The Louisiana Environmental Action Network sued ExxonMobil Corp. Thursday, claiming the chemical facility in Baton Rouge continues to violate the Clean Air Act and fails to report these pollution releases correctly.
ExxonMobil representatives said Friday that all the incidents included in the lawsuit have been or will be addressed.
Filed in federal court in Baton Rouge, the lawsuit says the plant continues to release thousands of pounds of harmful pollution despite a 2014 settlement with Louisiana Department of Environmental Quality over previous violations.
That $2.3 million settlement included penalties, fines and money to go toward environmental projects in the area. The settlement also sets out how future violations would be handled. These stipulated penalties in the agreement assign specific payments for specific violations with incremental increases to keep any future problems minimal, DEQ said at the time.
The Louisiana Environmental Action Network filed its notice of intent to sue early last year, a procedural requirement under the Clean Air Act intended to give the groups a chance to sit down and talk to work out differences.
Marylee Orr, the environmental group’s executive director, said they did have talks with ExxonMobil last year that were open and productive, but some information, such as the type and level of pollution, was never provided.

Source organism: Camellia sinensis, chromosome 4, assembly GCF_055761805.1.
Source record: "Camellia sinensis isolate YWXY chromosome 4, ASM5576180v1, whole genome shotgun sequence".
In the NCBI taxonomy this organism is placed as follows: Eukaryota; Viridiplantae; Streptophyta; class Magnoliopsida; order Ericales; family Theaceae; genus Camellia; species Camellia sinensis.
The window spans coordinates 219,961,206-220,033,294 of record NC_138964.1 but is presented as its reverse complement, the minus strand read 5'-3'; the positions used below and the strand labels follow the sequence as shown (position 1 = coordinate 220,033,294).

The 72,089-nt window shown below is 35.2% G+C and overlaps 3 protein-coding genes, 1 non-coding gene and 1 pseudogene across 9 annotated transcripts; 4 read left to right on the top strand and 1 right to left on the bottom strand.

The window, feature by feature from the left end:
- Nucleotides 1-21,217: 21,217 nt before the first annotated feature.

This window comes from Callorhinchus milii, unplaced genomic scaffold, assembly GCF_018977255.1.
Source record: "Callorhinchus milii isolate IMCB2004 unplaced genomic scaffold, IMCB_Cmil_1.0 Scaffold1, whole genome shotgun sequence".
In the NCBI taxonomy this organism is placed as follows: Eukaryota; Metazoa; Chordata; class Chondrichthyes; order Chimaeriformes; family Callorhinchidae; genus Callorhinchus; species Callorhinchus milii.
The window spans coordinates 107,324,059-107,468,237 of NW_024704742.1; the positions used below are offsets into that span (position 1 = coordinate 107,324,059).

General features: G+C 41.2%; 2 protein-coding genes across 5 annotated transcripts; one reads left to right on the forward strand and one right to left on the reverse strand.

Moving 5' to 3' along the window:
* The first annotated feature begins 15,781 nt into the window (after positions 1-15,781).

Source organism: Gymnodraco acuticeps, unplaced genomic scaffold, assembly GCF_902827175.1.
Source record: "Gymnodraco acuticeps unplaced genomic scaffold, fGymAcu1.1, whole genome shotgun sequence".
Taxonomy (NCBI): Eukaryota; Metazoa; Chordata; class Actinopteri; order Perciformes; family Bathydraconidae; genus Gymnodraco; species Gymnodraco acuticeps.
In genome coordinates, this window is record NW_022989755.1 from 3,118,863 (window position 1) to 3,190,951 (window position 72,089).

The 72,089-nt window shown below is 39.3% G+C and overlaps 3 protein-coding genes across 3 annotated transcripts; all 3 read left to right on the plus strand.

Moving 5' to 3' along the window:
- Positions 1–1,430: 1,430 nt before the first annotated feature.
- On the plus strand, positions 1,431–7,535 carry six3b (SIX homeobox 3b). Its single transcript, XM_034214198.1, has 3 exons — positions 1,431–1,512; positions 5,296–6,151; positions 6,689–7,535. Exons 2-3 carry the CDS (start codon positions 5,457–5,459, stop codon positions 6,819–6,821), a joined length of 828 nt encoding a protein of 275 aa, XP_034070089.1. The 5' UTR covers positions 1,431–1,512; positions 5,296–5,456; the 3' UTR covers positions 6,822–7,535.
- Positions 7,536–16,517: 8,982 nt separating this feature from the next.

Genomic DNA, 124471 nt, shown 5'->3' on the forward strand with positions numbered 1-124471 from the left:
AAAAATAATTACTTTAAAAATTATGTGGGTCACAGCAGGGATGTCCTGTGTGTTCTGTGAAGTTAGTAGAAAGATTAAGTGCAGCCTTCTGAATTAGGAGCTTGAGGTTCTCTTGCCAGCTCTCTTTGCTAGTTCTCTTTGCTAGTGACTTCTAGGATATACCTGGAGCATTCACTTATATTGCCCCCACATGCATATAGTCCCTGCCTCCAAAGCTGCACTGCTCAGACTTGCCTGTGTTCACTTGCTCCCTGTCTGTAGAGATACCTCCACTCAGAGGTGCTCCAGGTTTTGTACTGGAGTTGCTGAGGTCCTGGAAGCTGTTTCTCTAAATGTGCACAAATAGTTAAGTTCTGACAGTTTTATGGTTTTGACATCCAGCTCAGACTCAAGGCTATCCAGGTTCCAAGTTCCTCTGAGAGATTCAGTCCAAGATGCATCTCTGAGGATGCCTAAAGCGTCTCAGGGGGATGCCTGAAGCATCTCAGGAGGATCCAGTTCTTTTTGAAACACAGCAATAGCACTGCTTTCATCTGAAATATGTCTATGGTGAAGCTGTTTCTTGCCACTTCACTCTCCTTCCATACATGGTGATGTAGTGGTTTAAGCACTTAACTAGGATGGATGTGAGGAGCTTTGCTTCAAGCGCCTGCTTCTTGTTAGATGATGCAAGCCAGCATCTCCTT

“We’re actually disappointed it’s gotten to this point,” Orr said of the lawsuit but added that the community near the facility didn’t want to wait any longer. “People deserve to have clean air.”
ExxonMobil representatives released a statement in response to the lawsuit outlining improvements in air quality and reductions in pollution emissions since 1990 at the refinery and chemical plant.
“These improvements represent an investment of more than $200 million in environmental programs and activities every year at our Baton Rouge area sites,” the statement says.
In addition, the Louisiana Environmental Action Network has had many chances to comment on the 2014 settlement with DEQ, and chemical plant air incidents are addressed either by the settlement or are covered under the related stipulated penalty, wrote Stephanie Cargile, ExxonMobil Baton Rouge public and government affairs manager.
The lawsuit is asking the court to order the facility to stop Clean Air Act violations and to impose a civil penalty of $37,500 per violation per day for each of ExxonMobil’s Clean Air Act violations since March 3, 2011. The lawsuit estimates there were at least 120 violations of the act during that time.
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